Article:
The Role of Research in Transcription

Aug 26, 2011 | Qualitative Research, Transcription | 0 comments

Research is a critical part of transcription, i.e. research for correct spellings of  names, places, technical terms etc.

The accuracy of a transcript can vary greatly depending on the thoroughness of research done by the transcriptionist.

For e.g., take a look at this paragraph from the oral history of  Dr. Erwin L. Hahn:

Well, I was destined somewhat to be a particle physicist in that I had started with Kerst as a graduate student developing a power supply, of various kinds, devices to power high current ignitrons and things of that sort, to power his betatron. At that time, we had a 20 MEV and a 50 MEV betatron that were developed, and I was sort of stuck, I thought, in being an electronics technician. Now, he may not like that but that was the truth. And I wanted to do some physics. Now, I started to do some physics with Bob Koch. He’s the retired director of the American Institute of Physics.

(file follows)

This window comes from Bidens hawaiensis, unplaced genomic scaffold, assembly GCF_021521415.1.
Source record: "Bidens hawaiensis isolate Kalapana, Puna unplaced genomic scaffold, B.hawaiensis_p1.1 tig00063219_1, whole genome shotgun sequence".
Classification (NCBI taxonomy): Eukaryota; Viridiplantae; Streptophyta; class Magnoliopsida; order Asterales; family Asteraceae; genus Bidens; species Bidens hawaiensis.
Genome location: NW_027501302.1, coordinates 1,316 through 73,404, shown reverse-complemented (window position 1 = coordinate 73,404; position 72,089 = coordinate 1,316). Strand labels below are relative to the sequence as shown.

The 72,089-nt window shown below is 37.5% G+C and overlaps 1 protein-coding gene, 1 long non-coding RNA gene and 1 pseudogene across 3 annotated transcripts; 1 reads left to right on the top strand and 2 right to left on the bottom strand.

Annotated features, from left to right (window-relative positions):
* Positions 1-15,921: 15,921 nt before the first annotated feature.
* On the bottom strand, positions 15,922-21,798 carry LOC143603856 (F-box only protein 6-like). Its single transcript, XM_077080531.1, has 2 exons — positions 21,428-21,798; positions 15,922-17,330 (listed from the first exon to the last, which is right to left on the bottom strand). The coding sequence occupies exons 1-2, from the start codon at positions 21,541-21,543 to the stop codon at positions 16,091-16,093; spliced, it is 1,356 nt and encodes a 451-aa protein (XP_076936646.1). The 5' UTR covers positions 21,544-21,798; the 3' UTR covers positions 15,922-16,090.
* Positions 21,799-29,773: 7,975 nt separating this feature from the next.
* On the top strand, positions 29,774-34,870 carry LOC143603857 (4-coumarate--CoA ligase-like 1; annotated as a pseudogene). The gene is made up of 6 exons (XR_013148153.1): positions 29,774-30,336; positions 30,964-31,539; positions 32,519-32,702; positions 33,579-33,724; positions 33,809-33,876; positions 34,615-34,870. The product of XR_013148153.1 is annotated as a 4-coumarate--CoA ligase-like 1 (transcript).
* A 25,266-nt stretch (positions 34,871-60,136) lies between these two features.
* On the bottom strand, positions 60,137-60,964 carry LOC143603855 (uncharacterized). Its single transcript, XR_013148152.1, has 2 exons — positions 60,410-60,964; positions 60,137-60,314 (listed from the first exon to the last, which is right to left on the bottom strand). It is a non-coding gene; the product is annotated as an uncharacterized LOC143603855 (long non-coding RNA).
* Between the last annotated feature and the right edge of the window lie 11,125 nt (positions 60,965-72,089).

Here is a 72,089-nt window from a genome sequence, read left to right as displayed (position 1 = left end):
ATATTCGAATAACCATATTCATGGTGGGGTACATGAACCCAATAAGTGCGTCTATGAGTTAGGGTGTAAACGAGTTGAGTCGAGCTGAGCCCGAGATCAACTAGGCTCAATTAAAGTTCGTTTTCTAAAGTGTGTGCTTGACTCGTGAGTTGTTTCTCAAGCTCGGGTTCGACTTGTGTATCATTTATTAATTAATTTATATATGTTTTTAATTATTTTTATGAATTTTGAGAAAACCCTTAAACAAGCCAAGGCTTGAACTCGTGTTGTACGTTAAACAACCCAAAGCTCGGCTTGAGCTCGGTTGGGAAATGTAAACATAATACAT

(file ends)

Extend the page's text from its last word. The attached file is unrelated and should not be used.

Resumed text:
To transcribe these 110 words, one needs to know:

  1. Who was Kerst (Donal William Kerst) and how did he spell his name?
  2. What are ignitrons and betatrons?
  3. What is the correct way of writing MeV — MeV, MEV, M.e.v or Mev?
  4. How does Bob Koch spell his last name (Koch or Kotch)?

Typing phonetically, Kerst could become Kurst, ignitrons could become ignetrons and Koch could become Kotch!

To find out the correct spellings one needs to do proper research (which means that a minute or two of recording could actually take up to 30 minutes to transcribe).

There are other factors that affect the accuracy of a transcript, but there’s no doubt that research is one of the most important ones. What do you think?

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